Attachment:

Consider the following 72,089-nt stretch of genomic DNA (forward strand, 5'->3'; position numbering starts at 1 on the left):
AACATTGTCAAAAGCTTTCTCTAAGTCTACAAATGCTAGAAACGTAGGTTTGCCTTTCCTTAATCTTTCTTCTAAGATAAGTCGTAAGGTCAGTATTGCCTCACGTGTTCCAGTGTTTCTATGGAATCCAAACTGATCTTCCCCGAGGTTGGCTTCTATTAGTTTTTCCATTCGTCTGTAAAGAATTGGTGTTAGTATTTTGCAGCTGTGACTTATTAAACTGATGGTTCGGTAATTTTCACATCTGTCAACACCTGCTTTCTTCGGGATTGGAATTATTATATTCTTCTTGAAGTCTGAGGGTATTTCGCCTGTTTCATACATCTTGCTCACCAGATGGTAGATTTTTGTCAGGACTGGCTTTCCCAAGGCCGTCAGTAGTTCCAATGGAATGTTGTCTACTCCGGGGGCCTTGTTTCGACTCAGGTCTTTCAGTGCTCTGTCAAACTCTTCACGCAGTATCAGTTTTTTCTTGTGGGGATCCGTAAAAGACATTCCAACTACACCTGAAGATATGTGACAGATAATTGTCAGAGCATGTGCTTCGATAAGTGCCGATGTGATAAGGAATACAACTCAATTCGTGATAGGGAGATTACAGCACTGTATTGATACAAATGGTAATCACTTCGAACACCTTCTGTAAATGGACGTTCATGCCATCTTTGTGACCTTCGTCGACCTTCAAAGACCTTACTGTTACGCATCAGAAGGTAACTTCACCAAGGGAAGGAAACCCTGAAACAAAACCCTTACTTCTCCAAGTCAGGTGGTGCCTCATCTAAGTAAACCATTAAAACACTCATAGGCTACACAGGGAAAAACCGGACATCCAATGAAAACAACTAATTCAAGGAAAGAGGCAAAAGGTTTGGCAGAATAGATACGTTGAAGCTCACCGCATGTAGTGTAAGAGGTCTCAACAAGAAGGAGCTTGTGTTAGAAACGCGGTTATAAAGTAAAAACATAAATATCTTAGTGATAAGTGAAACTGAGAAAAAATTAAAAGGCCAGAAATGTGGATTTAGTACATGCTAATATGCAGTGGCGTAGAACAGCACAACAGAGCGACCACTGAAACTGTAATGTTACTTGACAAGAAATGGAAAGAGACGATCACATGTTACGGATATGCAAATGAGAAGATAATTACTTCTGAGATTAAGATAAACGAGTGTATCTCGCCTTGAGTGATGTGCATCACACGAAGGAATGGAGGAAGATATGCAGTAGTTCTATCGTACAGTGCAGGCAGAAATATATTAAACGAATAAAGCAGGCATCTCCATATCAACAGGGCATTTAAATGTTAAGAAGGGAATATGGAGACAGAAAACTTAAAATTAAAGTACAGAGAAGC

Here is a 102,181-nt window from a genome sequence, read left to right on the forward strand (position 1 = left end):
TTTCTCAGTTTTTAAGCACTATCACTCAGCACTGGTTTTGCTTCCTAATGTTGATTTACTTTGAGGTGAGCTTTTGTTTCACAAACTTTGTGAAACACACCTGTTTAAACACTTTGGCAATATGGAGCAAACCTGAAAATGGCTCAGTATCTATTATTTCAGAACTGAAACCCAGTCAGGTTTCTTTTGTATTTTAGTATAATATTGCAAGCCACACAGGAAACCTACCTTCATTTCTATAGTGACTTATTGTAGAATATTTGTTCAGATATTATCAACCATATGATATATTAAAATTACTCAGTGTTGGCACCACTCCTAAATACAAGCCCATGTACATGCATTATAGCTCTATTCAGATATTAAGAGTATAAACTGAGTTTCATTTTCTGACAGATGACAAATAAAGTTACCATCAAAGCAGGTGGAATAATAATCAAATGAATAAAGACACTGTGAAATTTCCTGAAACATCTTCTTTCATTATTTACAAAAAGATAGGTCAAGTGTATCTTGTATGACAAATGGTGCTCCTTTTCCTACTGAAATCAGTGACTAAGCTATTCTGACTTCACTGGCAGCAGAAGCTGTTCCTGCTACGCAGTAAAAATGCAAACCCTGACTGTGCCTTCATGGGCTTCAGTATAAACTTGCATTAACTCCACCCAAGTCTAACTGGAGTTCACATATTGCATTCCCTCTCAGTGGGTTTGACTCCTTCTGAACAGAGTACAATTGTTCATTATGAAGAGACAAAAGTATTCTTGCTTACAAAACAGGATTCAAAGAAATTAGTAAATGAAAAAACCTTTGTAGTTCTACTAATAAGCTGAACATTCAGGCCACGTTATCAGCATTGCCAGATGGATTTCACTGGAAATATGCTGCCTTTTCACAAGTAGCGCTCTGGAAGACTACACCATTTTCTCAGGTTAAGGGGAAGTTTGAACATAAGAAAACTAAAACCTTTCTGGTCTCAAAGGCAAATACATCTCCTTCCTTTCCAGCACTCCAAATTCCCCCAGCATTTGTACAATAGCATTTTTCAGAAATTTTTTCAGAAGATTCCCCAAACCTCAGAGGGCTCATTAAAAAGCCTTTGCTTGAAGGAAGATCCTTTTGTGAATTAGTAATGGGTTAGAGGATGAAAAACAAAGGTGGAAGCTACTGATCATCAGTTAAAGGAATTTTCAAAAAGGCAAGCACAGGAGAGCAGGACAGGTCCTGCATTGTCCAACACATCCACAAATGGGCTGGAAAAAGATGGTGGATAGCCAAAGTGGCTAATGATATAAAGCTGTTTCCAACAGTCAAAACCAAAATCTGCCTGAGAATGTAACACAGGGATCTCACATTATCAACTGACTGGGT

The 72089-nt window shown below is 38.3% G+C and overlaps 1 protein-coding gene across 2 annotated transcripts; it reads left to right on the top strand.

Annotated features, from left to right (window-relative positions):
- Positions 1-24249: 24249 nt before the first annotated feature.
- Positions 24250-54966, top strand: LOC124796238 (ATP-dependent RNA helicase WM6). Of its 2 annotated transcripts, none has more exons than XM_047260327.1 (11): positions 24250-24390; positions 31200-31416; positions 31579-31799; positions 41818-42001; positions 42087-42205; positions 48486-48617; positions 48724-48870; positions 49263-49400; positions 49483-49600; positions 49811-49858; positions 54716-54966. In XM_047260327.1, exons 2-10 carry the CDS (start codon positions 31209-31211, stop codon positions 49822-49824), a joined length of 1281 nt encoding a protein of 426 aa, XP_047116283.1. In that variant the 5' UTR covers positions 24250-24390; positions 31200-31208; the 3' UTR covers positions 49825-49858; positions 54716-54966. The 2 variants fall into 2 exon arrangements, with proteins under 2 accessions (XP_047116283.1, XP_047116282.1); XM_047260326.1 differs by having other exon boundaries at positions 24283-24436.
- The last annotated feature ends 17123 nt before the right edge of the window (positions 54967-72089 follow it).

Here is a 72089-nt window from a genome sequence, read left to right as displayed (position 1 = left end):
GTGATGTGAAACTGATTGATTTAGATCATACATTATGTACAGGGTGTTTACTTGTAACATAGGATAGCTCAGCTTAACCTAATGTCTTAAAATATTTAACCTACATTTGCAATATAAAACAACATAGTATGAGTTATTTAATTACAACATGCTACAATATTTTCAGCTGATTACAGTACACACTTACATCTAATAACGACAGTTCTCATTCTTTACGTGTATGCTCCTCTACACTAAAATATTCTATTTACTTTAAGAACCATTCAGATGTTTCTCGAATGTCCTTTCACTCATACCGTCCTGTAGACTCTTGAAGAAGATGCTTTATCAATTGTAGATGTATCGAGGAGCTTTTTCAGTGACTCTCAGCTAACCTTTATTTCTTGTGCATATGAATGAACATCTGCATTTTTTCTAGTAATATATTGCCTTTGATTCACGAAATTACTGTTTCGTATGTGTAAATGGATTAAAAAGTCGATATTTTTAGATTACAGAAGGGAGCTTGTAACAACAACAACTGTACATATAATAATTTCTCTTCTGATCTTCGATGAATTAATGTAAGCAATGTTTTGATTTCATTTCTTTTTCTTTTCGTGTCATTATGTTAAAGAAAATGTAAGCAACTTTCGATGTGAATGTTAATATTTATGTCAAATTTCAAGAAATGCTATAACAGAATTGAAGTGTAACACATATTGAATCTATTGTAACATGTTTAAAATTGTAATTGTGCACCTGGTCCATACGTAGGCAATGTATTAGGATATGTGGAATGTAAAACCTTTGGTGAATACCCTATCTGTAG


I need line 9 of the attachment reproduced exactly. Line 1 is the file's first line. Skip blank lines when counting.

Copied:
- The last annotated feature ends 17123 nt before the right edge of the window (positions 54967-72089 follow it).